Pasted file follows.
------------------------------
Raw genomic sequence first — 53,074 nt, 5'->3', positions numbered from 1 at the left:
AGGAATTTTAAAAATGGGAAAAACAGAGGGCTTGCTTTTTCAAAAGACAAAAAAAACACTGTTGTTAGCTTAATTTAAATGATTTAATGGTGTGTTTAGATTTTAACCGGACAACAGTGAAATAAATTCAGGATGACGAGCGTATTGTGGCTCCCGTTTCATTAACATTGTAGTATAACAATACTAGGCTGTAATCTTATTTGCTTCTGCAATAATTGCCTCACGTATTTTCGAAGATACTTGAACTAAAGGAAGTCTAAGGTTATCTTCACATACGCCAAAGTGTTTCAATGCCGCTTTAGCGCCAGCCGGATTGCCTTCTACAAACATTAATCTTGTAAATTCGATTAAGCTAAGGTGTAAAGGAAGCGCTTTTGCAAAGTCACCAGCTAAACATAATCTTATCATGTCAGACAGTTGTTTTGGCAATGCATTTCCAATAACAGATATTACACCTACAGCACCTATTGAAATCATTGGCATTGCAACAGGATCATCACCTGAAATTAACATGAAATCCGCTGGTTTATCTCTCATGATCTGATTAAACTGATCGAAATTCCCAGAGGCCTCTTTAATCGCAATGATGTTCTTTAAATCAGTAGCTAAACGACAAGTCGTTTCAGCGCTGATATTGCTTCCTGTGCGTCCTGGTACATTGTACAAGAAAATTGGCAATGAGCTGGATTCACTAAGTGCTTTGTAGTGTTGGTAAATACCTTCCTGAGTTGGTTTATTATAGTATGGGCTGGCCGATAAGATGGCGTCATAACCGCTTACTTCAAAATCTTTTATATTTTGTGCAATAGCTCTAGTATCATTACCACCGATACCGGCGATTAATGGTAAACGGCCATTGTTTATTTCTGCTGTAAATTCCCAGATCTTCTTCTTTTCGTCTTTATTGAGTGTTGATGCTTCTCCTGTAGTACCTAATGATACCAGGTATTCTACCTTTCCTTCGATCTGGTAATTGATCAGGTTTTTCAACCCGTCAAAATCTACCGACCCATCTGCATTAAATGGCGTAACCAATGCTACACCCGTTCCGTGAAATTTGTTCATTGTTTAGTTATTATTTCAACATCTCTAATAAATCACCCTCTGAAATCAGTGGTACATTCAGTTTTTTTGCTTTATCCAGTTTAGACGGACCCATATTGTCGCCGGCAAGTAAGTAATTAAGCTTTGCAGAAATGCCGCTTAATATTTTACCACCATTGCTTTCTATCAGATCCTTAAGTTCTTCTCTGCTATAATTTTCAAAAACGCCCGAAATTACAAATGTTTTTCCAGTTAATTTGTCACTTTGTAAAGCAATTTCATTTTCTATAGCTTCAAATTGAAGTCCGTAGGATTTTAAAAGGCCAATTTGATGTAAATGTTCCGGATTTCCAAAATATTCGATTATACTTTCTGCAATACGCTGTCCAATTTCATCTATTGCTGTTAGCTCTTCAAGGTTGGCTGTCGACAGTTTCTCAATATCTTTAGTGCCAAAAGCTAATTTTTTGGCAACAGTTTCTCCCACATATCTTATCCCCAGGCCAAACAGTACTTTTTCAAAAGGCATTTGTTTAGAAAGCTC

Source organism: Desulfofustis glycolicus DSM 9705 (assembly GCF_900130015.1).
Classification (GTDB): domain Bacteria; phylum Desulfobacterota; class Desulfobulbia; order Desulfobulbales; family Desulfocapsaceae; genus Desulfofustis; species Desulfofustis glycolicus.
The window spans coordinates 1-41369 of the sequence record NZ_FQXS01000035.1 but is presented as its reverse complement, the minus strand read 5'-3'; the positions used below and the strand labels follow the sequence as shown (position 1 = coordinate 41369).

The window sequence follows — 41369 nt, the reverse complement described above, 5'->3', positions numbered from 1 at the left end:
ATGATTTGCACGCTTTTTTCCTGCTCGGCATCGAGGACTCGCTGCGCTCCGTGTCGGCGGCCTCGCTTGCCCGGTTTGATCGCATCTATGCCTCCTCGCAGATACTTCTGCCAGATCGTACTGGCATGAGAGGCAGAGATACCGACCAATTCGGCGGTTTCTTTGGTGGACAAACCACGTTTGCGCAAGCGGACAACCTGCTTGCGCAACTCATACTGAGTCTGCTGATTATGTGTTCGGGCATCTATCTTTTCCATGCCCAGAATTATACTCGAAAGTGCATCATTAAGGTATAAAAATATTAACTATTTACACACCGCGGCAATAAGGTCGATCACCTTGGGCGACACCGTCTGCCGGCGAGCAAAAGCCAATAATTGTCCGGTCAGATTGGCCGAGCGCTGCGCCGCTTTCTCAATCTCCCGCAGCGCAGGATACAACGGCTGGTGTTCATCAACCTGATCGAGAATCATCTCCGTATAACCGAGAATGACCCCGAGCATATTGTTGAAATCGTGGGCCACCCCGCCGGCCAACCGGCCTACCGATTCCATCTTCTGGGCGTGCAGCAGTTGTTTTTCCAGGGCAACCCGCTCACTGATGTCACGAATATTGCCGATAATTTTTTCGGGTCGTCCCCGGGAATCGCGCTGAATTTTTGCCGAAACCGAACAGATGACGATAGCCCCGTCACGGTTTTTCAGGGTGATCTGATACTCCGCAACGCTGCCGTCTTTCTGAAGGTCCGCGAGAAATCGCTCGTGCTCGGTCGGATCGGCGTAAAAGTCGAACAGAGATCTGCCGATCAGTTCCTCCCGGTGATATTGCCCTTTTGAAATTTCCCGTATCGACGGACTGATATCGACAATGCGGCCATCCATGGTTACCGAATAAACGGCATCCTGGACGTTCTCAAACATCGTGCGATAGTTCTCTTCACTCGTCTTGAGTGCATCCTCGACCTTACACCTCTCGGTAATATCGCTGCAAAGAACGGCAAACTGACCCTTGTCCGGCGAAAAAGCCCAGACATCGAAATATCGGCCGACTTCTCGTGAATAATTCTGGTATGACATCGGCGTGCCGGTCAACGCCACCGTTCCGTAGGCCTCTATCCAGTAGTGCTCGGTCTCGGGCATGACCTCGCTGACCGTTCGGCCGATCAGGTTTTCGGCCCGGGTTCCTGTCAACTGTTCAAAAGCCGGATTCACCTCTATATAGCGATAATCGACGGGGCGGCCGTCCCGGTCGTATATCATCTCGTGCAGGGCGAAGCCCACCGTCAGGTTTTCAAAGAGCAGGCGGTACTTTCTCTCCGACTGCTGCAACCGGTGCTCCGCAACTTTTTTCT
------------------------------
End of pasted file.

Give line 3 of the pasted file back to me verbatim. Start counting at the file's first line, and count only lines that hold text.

Source organism: Desulfofustis glycolicus DSM 9705 (assembly GCF_900130015.1).